Desktop Operating System

10. Unix • Provides many sophisticated desktop features, including multiprocessing and multitasking techniques. • Is valuable to business organizations because it can be used on many different sizes of computers ( different hardware: non Intel and Intel processors). • Was popularized by Sun Microsystems.

Desktop Operating System

11. Linux • A powerful version of Unix . • Completely free of charge. • It offers multitasking, virtual memory management, and TCP/IP networking. • Originally written by Linus Tovalds at the University of Helsinki in 1991. • He then released the source code to the world. • Like Unix, it runs on multiple hardware platforms. • Is becoming widely used by Internet service providers. • The clearinghouse for Linux information on the Internet may be found at www.linuxhq.com

Desktop Operating System

Desktop Operating System
12. Java Operating System • Is designed for hand-held products and network computers. • Sun’s java operating system executes programs written in Java language without the need for a traditional operating system. • It is designed for Internet and Intranet applications and embedded devices.

Departmental Server Operating Systems

Departmental Server Operating Systems
The major departmental server operating systems include:Unix Windows NT server IBM’s OS/2 Warp Server Novell NetWare IBM’s OS/400

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Departmental Server Operating Systems
Although some of these are also desktop OS, all can serve as departmental server OS because of their:• • • • • • • • • Strong scalability Reliability Backup Security26 Fault tolerance Multitasking Multiprocessing TCP/IP networking Network management

Enterprise Operating Systems

Enterprise Operating Systems
The major enterprise operating systems include: • • • • IBM’s MVS (Multiple Virtual Storage) IBM’s VM (Virtual Machine) IBM’s VSE (Virtual Storage Extended) Digital Open VMS (Virtual Machine System)

Enterprise Operating Systems
Enterprise operating systems support: • • • • Secure electronic commerce Multiple concurrent users Large (terabyte) databases Millions of transactions per day.

Types of O/S
• • • • Multitasking Multiprogramming Time sharing Multiprocessing

MULTITASKING O/S
• Executing more than one task concurrently. • Execution of two or more tasks/programs by one user concurrently on the same computer with one central processor. • For example, the user may be running one program and simultaneously listening to a music file.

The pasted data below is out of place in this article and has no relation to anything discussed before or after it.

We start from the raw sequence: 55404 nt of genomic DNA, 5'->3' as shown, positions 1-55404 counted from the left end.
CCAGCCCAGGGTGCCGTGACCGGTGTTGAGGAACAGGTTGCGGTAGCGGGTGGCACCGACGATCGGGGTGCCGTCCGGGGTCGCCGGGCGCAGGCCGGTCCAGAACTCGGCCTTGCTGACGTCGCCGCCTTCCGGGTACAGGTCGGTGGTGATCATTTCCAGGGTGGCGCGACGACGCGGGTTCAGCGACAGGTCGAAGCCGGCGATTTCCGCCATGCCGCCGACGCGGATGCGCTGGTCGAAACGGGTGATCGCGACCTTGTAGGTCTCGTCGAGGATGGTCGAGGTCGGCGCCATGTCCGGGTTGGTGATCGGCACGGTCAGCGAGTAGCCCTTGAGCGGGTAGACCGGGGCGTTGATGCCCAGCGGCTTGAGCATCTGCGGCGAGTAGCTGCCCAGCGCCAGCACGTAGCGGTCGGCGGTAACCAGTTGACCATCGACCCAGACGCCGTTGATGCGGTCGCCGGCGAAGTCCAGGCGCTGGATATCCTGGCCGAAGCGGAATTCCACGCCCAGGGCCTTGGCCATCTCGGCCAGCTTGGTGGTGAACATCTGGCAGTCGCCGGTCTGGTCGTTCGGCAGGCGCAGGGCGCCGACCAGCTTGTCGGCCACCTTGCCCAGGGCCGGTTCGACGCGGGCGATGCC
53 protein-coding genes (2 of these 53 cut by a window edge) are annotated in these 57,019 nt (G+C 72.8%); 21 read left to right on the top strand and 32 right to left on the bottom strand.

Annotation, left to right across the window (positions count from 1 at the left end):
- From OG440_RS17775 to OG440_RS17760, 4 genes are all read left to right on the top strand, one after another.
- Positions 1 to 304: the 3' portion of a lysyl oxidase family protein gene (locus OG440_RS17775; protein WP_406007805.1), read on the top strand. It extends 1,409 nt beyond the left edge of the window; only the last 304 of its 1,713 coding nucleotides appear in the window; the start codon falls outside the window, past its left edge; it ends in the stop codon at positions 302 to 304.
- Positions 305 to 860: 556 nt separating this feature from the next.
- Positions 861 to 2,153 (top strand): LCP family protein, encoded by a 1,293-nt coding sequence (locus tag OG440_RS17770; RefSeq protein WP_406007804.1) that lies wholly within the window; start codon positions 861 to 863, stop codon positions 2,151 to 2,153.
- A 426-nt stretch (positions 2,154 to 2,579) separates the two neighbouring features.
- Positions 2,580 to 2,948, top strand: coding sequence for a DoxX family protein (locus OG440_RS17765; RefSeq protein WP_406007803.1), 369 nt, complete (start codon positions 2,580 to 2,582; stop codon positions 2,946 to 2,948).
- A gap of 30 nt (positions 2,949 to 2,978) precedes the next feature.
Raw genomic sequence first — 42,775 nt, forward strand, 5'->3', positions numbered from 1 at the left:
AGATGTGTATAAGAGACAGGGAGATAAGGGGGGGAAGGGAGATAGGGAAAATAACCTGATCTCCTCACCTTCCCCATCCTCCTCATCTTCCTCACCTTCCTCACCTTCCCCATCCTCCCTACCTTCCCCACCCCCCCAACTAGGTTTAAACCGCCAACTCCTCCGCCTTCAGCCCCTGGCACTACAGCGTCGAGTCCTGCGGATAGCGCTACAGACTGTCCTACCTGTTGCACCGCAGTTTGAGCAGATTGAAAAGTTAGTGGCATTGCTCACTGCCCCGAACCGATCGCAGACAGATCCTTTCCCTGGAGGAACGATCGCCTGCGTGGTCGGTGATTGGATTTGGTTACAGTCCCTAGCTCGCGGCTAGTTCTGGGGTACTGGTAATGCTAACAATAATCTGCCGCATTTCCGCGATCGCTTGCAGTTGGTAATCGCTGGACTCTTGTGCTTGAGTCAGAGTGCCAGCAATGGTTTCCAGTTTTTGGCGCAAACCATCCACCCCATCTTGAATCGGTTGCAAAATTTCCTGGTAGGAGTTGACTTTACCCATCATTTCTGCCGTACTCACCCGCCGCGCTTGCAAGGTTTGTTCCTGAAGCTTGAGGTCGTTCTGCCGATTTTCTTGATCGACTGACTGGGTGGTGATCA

Multiprogramming Operating System
• Refers to concurrent execution of different users’ programs on a machine with a single processor. • It is the execution of two or more programs concurrently on a multi-user operating system. • The processor spends a certain amount of time executing each user’s program. As the processor works much faster, it seems as though all the programs are being run at the same time.

Time Sharing Operating System
• Round-Robin processing of programs for several users. • A single computer processes the tasks of several users at different locations based on the concept of time slicing between the users.

Multiprocessing Operating System
• Simultaneous processing of two or more programs by multiple computers or processors linked together to perform work simultaneously. • This can involve processing of instructions from different programs or different instructions within the same program simultaneously. • Implemented using concepts of parallel processing.

Real Time Operating System
• an operating system that guarantees a certain capability within a specified time constraint • Such applications include embedded systems and scientific research equipment. • Provides facilities which, if used properly, guarantee deadlines can be met. • Uses specialized scheduling algorithms in order to provide the real-time developer with the tools necessary to produce deterministic behavior in the final system. • An RTOS is valued more for how quickly and/or predictably it can respond to a particular event • An early example of a large-scale real-time operating system was the so-called "control program" developed by American Airlines and IBM for the Sabre Airline Reservations System.